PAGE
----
Community Infrastructure Levy – CIL

Community Infrastructure Levy – CIL
18th May 2018 samantha
In Uncategorised

Community Infrastructure Levy (CIL) – two recent appeal decisions

Written on 24/04/2018 by Holmes and Hills, Solicitors

We continue to see CIL issues, including draconian measures applied for what a lay person may consider to be inconsequential or innocent breaches. Where CIL is concerned however, the appeal decisions increasingly demonstrate that the law is the law and, unless there is strict compliance, the end result is usually unsuccessful appeals as far as surcharges and CIL penalties are concerned.

This is perhaps as best illustrated by two recent Planning Inspectorate decisions.

In the first the alleged failures were to assume liability for the Community Infrastructure Levy (CIL) and the failure to submit a commencement notice before commencing works on chargeable development. Although the appellant acknowledged that he did fail to assume liability or submit a commencement notice, he alleged that this was because he received poor and confusing communication in telephone conversations with the collecting authority (‘Council’).  In simple terms, it was the Appellant’s case that had he received clear guidance the situation would have been avoided.

The Inspector found that “In the absence of any documentary evidence before me it is not possible to conclude that the appellant was given confusing or incorrect information regarding his CIL responsibilities. I can only consider the appeal on the known facts”. The facts were very much that the Appellant had failed to comply with the statutory requirements, with the Inspector further commenting “it was clear from the correspondence that the appellant was in danger of having to pay surcharges if he did not comply with the requests for submission of the notices. I consider the appellant’s decision to ignore these warnings was a risky strategy to take”.

The appeal was therefore dismissed and the Appellant required to pay the CIL surcharges levied by the Council.

In the second the allegation was that the Council has issued a Demand Notice with an incorrectly determined deemed commencement date. The description of the development in the grant of permission clearly included demolition. The Appellant acknowledged that demolition works had commenced but argued that they were only carried out to enable retaining wall structures to be constructed in relation to the planning permission and did not commence works on the CIL development.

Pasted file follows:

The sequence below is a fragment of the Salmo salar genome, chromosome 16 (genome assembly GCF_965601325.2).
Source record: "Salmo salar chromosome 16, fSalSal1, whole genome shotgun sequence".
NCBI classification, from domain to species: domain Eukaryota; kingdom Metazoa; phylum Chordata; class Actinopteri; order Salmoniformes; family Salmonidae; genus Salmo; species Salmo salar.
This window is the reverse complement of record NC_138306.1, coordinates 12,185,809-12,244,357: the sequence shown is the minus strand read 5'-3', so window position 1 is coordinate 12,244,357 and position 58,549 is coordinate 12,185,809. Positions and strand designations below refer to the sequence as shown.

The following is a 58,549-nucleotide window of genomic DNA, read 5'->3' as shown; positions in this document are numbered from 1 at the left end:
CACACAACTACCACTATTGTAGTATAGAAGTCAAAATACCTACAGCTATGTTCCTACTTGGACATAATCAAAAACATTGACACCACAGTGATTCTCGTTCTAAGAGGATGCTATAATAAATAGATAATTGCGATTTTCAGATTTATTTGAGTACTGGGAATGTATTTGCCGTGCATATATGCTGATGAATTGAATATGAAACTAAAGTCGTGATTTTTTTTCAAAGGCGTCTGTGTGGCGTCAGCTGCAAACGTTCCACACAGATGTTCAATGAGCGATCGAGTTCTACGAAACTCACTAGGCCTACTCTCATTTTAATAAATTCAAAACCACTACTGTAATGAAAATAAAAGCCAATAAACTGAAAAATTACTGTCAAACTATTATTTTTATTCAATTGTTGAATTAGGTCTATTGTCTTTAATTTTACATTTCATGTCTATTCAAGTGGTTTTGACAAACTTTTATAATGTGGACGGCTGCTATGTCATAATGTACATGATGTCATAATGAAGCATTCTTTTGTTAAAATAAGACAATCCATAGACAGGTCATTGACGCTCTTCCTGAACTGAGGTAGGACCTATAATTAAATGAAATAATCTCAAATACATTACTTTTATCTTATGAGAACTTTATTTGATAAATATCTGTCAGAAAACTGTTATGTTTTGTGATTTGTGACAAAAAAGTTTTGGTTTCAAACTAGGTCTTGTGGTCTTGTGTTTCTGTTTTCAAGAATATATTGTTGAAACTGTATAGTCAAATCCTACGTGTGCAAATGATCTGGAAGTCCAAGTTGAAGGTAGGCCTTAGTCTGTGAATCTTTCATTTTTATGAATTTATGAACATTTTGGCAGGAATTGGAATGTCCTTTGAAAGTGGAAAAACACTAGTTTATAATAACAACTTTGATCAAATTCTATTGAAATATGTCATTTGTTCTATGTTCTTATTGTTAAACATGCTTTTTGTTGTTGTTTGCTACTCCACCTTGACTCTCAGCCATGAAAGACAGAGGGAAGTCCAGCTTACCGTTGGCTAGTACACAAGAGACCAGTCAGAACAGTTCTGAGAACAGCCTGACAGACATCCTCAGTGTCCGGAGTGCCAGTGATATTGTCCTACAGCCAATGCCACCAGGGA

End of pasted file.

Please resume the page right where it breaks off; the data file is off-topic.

Regulation 7(2) CIL explains that development is to be treated as commencing on the earliest date on which any material operation begins to be carried out on the relevant land. Section 56(2) of the Town and Country Planning Act 1990 (TCPA 1990) explains that development shall be taken to be begun on the earliest date on which any material operation comprised in the development begins to be carried out. Section 56(4) TCPA gives examples of what “material operation” means and includes “any work of demolition of a building”.

The result? The appeal was dismissed. The Inspector was satisfied that there has been a deemed commencement and, absent the Appellant submitting a commencement notice, the council could impose a surcharge – which the Appellant was liable to pay.

We have emphasised before the importance of complying with the CIL Regs and being clear about deadlines and when, and which, forms need to be submitted etc. We do recommend that you obtain proof of submitting CIL forms etc. because (as explained at Holmes & Hills’  2017 Planning Law Update seminar series) a Planning Inspector is unlikely to help you out unless you can prove what was sent and when [so use emails or recorded delivery, or deliver in person and get receipts(!)], or what you were told and when [so keep a record of what has been said and by whom] and it is only this documentary evidence that could “save your bacon” at a later date.

That said, following Holmes and Hills’ input one London Borough has agreed that, despite its original position to the contrary, a valid request for abatement (or credit for CIL payments already made under one permission, permission A, towards another, permission B which was to be commenced in place of A moving forwards) was made and which, in practical terms means that the client is not required to pay just short of £30,000 twice over (i.e. once for permission A and once for B).

At Morley Riches & Ablewhite we are able to advise you of the impact of CIL on the viability of your development.  Speak to our expert on this subject, Peter Riches.

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